Asian emissions increase ozone over North America
Increases in tropospheric ozone levels above western North America during springtime are due to eastward air flows across the Pacific Ocean, with the largest increases associated with air that comes from South and East Asia, according to a recent study.
In the troposphere, the lowest layer of the atmosphere, increased levels of ozone are considered to negatively affect human health and vegetation, including crop production. Ozone also contributes to the greenhouse effect, ranking behind carbon dioxide and methane in importance.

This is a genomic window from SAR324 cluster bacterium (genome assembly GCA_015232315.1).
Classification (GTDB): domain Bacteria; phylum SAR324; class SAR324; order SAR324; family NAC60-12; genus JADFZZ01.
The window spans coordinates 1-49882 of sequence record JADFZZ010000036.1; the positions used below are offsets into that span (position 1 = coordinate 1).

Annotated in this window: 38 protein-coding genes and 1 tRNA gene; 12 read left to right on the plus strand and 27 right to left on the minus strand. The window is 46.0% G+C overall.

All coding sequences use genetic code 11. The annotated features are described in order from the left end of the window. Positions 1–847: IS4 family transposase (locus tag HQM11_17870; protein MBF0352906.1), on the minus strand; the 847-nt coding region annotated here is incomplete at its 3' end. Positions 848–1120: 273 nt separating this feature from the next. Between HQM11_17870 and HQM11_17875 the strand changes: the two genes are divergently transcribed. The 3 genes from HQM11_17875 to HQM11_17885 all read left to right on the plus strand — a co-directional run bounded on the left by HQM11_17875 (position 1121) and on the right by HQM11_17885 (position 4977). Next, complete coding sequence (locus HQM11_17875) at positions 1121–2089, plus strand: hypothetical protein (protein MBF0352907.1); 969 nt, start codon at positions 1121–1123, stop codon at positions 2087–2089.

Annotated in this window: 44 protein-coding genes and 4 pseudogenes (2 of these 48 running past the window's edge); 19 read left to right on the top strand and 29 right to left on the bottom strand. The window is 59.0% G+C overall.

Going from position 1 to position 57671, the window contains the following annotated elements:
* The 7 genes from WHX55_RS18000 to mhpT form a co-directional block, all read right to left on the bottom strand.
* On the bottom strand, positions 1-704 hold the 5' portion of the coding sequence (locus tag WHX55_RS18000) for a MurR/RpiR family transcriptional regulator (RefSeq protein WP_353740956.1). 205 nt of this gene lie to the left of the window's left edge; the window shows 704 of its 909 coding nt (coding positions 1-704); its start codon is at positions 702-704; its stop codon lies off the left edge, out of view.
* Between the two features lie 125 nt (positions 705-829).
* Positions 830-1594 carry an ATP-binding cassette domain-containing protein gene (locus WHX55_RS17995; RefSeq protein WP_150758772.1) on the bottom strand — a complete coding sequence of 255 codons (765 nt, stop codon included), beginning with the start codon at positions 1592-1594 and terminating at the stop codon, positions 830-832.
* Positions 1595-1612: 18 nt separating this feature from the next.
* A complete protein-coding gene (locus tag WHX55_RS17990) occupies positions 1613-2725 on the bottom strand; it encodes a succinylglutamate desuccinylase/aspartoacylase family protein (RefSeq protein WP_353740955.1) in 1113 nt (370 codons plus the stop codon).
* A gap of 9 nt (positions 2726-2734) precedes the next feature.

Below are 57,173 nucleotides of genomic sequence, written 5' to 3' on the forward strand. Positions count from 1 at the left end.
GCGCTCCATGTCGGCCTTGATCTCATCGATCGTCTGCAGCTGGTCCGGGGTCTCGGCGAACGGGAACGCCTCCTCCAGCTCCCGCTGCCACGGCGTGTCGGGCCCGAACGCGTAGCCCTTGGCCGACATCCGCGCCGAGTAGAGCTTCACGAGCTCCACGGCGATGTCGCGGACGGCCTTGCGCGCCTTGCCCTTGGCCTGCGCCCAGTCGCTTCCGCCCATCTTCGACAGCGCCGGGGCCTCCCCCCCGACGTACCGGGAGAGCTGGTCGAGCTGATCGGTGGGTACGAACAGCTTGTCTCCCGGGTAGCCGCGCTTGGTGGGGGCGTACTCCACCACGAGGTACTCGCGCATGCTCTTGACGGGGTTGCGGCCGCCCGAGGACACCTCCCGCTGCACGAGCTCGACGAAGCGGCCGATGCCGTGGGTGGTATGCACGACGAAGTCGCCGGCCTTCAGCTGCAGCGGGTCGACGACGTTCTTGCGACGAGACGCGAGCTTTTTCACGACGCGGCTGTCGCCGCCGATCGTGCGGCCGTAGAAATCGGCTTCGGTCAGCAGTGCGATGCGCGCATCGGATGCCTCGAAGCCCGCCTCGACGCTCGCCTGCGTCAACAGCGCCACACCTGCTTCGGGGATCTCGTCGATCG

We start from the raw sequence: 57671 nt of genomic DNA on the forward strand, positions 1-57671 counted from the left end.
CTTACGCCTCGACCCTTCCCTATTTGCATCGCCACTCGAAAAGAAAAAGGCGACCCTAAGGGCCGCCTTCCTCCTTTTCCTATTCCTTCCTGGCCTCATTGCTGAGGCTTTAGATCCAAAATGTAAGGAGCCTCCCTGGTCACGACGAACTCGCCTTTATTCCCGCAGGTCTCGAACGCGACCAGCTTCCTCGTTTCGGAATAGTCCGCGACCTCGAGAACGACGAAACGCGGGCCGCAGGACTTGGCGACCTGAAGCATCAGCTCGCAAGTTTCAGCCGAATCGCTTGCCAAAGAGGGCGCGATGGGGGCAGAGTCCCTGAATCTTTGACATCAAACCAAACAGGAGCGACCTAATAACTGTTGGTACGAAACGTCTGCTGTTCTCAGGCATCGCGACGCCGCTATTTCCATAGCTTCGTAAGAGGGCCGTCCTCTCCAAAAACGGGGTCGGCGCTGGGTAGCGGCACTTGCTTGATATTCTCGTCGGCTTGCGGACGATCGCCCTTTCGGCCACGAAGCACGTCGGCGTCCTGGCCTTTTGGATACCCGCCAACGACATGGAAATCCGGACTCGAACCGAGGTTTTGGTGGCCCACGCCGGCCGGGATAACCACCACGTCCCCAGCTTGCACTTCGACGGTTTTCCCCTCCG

While emissions in Europe and the Unite States of the main ozone precursor, nitrogen oxides (NOx), have decreased over the last 10–20 years, they have increased in China and other parts of Asia.
Springtime ozone values above western North America were found to have increased by 14 per cent during 1995–2008, and evidence suggests a similar rate of increase has occurred since 1984. The study determined that, as average ozone values increased, the origin of the transported air moved even further to the west, with the largest increases in ozone values associated with dominant airflows from south and east Asia.
Source: Science for environmental policy, European Commission, DG Environment, 25 February 2010. Study: Increasing springtime ozone mixing ratios in the free troposphere over western North America. By O. R. Cooper, D. D. Parrish, A. Stohl, et al. (2010). Nature. 463: 344–348.